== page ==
Imperiia: a spatial history of the Russian EmpireMain MenuAboutDashboardsData CatalogMapStoriesGalleriesGamesWho said history was boring?Map ShelfTeach Our ContentCiting the ProjectKelly O'Neilldc20b45f1d74122ba0d654d19961d826c5a557f5The Imperiia Project // Davis Center for Russian and Eurasian Studies, Harvard University
12019-03-06T08:13:29-05:00James Browning65efa2ec00ce8a050c9dcd84432b161675653c1c91plain2019-03-06T08:13:30-05:00James Browning65efa2ec00ce8a050c9dcd84432b161675653c1cShip camels were essentially large, wooden pontoons that could be fastened to either side a ship to decrease its draft. The added buoyancy would allow large ships to cross shallows that would otherwise be unnavigable.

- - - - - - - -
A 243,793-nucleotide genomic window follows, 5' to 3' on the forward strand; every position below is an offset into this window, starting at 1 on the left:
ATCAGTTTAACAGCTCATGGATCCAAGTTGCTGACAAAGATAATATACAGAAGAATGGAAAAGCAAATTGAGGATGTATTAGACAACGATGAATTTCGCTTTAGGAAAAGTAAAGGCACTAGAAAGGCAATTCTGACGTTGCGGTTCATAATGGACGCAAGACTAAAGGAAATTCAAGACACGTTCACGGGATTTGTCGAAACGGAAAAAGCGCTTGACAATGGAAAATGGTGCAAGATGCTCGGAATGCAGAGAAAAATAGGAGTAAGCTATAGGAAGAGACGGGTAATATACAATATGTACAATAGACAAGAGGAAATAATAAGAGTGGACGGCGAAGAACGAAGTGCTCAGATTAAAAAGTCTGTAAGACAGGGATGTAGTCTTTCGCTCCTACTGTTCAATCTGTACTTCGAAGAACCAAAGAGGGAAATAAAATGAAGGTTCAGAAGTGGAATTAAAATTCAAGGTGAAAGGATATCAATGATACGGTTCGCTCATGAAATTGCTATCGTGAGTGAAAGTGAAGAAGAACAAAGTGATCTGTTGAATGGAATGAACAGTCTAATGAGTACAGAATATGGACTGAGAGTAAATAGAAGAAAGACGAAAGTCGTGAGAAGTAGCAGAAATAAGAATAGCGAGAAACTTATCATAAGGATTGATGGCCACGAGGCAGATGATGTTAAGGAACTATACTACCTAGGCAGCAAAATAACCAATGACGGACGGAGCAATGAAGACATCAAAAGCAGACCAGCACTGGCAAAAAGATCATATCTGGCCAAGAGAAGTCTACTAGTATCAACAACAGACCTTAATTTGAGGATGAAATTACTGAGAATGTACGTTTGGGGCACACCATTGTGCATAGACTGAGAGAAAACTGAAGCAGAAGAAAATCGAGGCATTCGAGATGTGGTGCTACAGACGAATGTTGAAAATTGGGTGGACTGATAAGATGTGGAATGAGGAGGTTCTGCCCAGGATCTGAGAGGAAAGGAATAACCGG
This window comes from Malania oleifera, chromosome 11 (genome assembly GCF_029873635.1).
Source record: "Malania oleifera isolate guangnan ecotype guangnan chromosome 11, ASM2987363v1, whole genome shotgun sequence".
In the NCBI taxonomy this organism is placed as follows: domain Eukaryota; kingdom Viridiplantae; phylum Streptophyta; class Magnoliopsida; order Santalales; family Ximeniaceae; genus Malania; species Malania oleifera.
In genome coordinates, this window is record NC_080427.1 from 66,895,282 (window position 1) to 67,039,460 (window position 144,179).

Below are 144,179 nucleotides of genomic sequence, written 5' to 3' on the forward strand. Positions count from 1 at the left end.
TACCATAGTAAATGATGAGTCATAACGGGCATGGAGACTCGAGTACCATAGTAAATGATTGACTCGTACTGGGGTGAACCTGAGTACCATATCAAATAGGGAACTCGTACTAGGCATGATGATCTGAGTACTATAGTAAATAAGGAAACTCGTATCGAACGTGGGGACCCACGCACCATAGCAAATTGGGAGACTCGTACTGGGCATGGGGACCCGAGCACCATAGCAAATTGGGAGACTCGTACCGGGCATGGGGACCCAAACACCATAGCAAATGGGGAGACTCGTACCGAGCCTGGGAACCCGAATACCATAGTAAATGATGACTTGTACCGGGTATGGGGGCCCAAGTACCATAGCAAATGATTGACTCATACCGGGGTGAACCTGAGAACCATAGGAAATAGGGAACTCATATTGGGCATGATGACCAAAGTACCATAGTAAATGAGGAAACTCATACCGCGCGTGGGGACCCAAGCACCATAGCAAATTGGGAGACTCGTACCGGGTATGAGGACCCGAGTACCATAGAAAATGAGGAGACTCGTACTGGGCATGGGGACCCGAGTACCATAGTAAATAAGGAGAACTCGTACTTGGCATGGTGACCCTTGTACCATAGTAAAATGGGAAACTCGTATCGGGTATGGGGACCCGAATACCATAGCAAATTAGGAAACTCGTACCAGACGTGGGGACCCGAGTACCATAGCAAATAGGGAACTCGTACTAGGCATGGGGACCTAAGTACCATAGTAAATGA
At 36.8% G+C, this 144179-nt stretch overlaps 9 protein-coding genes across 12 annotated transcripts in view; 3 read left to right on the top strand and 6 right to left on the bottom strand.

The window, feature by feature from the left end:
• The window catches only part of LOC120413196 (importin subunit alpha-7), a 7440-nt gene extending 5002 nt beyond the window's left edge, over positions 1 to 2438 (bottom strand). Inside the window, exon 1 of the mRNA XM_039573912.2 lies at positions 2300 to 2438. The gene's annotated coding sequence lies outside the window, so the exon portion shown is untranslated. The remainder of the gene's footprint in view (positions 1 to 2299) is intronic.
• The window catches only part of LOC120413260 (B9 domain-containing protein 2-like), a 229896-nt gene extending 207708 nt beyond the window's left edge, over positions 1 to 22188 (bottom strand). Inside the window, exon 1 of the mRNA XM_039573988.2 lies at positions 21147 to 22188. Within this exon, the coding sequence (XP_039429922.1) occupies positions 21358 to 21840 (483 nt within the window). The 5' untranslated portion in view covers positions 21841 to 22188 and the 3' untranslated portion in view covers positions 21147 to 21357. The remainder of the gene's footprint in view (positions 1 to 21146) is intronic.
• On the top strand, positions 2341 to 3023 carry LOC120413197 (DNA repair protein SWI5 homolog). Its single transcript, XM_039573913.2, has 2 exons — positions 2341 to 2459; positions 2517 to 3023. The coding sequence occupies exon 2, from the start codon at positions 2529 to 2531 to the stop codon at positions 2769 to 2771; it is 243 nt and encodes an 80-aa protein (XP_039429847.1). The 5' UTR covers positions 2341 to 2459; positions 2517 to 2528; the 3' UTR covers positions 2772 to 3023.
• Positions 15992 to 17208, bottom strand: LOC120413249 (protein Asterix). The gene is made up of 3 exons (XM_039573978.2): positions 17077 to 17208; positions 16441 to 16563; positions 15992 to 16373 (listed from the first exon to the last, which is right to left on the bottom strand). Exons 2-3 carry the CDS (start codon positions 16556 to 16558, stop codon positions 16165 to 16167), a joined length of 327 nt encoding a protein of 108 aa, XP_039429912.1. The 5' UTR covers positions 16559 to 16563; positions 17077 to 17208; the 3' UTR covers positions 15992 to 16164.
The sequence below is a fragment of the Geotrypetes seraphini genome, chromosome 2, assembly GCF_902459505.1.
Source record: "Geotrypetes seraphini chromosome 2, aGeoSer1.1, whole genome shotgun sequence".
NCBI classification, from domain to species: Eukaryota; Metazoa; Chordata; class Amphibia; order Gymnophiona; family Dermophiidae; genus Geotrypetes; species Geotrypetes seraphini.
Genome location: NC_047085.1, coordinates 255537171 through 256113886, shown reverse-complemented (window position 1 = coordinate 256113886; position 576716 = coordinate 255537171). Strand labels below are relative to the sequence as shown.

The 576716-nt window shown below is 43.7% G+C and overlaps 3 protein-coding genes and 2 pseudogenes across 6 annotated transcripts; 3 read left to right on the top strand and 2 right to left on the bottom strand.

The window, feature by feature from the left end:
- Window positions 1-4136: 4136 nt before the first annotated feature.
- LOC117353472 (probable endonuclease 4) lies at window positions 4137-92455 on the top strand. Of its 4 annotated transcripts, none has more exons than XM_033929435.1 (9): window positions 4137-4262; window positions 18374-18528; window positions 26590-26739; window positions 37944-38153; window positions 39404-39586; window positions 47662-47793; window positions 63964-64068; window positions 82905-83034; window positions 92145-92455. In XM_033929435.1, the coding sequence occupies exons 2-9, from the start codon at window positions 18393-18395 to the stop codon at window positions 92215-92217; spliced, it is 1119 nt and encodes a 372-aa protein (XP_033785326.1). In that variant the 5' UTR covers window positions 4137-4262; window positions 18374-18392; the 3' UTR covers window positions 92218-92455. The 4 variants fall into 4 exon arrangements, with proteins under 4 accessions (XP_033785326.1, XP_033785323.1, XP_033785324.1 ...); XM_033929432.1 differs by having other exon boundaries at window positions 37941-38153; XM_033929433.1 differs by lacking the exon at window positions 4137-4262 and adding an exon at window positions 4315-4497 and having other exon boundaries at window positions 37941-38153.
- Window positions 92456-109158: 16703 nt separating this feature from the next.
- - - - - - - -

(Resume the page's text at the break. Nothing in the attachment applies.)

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12019-02-27T09:43:57-05:00The Search for a Site1The Birth of the Black Sea Shipyard IIplain2019-03-06T08:13:48-05:00<general map of the estuary covering Kinburn to Kizikermen'> Looking at a map of Russia's new acquisitions, the Dnepr estuary seems a natural choice for a large port city. Kinburn Cape parallels the southern coastline, protecting the confluence of the Southern Bug and Dnepr rivers from the open waters of the Black Sea before narrowing to an easily defensible mouth. A general map of the coastline, however, only shows part of the picture. In deciding on a location, the admiralty had to take into account depth readings, the topography of the surrounding land, defensibility in case of Ottoman raids, the proximity of accessible lumber, and the economic feasibility of supplying a growing city and feeding an army of workers. Even the tiny shipworm became a great consideration in the placement of the port city. Every minute detail had to be considered and for this, the admiralty required someone on the ground. The task of scouting out and recommending specific locations fell to Admiral Senyavin, who found “no more fitting place for a harbor” than across from the aptly named Glubokaia Pristan' (Deep Harbor) near the village of Sofievka on the mouth of the Dnepr. Despite the location’s advantages as a natural harbor, he found it unsuitable for the construction of a shipyard as the shore quickly fell away to depths too great for the construction of slipways. While it would be possible to deposit large amounts of sand on the riverbed to lessen the grade, such a process would be costly and require much maintenance over time to counter the river's natural erosion. Senyavin’s solution was to build the shipyard up the Dnepr, near the fortress of Aleksandr-Shantsy. The ships could then be brought downriver, traversing the shallows with the help of ship camels, to Glubokaia Pristan' where the main port would be established. As for the shipworms, Senyavin questioned locals and closely examined their old boats finding no signs of the destructive mollusks, but cautioned that any ships built in the estuary should be doubly sheathed as the nuisances were known to live throughout the Black Sea. (693)